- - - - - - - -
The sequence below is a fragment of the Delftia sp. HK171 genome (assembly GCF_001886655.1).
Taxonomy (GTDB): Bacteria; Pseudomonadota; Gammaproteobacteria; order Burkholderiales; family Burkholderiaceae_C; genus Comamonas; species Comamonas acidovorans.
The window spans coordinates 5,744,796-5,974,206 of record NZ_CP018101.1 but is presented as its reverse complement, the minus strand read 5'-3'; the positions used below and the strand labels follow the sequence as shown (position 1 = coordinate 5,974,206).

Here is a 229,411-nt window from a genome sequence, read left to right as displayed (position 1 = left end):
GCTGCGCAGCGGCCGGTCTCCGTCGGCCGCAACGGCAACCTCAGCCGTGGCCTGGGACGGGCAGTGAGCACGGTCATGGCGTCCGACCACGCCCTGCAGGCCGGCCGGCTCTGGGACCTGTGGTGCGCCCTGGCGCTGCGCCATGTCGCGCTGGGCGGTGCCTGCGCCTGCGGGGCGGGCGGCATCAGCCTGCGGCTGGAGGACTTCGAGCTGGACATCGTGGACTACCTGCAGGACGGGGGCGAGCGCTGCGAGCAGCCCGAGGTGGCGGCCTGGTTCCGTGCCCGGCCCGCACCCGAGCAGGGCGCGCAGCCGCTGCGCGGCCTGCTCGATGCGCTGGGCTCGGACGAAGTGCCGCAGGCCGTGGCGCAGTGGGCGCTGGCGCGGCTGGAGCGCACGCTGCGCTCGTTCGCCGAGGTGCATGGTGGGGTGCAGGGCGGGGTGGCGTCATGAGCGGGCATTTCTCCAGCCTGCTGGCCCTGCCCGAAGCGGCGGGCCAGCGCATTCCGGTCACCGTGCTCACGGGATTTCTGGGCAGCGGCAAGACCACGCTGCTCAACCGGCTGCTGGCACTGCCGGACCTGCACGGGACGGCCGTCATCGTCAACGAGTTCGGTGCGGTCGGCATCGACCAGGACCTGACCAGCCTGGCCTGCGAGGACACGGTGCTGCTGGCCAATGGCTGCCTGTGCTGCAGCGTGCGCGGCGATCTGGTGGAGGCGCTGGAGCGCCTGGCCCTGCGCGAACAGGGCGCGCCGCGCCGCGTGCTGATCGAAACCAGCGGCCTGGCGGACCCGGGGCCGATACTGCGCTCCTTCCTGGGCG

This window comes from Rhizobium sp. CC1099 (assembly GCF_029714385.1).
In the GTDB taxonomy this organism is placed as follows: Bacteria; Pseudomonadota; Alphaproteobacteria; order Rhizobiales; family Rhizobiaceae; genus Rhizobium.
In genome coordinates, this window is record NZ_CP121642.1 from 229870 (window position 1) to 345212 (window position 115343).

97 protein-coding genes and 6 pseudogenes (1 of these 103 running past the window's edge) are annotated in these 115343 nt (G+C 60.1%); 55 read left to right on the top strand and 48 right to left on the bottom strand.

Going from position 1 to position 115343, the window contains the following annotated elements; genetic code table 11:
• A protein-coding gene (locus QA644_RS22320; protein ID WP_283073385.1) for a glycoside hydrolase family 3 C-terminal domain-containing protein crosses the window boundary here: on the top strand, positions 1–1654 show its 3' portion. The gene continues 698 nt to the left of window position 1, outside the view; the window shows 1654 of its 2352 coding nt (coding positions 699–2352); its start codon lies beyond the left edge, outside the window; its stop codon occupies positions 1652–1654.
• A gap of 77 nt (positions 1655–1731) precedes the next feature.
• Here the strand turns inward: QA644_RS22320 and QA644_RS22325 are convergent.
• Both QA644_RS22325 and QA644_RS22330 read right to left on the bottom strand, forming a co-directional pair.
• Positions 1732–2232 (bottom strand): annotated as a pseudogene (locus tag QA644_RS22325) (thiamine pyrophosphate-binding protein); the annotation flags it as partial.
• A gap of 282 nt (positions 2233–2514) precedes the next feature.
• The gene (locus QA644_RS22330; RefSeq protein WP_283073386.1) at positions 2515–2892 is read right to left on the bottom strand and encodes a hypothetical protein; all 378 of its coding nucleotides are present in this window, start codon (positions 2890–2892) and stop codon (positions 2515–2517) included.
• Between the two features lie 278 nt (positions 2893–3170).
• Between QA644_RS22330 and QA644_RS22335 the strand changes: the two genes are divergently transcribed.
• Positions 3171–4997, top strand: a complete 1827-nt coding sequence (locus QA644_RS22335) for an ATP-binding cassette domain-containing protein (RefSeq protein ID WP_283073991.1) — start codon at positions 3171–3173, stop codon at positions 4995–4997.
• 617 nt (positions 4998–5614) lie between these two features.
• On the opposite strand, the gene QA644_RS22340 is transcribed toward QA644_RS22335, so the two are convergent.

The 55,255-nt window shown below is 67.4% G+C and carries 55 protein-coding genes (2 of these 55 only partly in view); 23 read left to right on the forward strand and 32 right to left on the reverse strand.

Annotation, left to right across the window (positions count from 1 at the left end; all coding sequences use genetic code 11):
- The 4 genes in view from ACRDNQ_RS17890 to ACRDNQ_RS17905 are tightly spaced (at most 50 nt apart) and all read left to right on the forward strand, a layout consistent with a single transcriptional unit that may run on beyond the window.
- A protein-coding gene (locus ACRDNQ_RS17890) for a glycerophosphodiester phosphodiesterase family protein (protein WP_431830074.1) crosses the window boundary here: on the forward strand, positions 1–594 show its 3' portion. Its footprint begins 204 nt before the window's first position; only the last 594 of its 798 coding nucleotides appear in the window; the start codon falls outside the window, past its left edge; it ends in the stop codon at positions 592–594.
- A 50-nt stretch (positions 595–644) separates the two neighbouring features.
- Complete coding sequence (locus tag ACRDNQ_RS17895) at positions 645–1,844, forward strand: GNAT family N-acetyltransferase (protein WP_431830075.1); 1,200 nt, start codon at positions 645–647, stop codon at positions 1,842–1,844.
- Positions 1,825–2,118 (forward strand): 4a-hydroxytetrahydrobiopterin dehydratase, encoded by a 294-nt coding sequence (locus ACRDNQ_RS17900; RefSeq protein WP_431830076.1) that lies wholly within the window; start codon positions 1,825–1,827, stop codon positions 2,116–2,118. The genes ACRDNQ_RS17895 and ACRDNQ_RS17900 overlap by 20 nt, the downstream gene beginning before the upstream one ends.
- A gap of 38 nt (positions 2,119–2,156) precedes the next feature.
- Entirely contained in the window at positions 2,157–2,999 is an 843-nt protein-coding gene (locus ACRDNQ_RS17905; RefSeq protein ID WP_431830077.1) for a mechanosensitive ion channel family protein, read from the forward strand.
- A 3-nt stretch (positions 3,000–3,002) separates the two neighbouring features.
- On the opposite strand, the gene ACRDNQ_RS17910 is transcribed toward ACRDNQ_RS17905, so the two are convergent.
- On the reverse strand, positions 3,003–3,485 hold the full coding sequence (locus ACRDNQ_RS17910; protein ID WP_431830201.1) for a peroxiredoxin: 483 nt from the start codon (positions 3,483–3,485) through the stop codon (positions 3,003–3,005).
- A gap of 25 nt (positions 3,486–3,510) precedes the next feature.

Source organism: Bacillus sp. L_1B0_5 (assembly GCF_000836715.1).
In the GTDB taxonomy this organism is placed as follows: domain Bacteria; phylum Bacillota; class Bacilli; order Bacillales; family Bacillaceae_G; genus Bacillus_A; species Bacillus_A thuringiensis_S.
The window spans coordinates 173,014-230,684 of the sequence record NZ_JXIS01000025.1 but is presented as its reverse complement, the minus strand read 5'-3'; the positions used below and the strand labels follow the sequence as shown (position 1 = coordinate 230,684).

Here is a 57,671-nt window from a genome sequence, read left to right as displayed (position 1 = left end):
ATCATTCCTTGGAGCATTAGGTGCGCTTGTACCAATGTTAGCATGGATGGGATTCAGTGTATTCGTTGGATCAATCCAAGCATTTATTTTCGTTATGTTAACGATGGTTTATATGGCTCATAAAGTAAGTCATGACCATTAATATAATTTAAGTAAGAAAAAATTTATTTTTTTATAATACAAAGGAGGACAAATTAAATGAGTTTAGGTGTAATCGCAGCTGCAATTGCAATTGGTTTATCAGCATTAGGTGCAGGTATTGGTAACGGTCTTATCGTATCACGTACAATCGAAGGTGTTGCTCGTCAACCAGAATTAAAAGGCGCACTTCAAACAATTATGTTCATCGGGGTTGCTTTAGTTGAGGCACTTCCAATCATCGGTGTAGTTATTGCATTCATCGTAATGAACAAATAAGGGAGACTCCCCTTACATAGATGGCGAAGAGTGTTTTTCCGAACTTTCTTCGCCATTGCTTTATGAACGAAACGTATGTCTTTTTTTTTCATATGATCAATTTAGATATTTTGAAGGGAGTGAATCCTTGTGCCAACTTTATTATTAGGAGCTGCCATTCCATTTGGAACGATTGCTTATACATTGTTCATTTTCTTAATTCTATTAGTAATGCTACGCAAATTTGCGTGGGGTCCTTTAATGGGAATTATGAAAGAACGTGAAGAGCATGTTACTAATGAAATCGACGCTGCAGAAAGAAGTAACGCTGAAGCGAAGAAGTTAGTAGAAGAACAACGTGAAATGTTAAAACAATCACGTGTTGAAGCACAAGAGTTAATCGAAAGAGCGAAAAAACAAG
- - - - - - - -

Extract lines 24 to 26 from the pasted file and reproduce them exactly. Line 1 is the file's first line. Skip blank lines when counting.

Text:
Annotation, left to right across the window (positions count from 1 at the left end; all coding sequences use genetic code 11):
- The 4 genes in view from ACRDNQ_RS17890 to ACRDNQ_RS17905 are tightly spaced (at most 50 nt apart) and all read left to right on the forward strand, a layout consistent with a single transcriptional unit that may run on beyond the window.
- A protein-coding gene (locus ACRDNQ_RS17890) for a glycerophosphodiester phosphodiesterase family protein (protein WP_431830074.1) crosses the window boundary here: on the forward strand, positions 1–594 show its 3' portion. Its footprint begins 204 nt before the window's first position; only the last 594 of its 798 coding nucleotides appear in the window; the start codon falls outside the window, past its left edge; it ends in the stop codon at positions 592–594.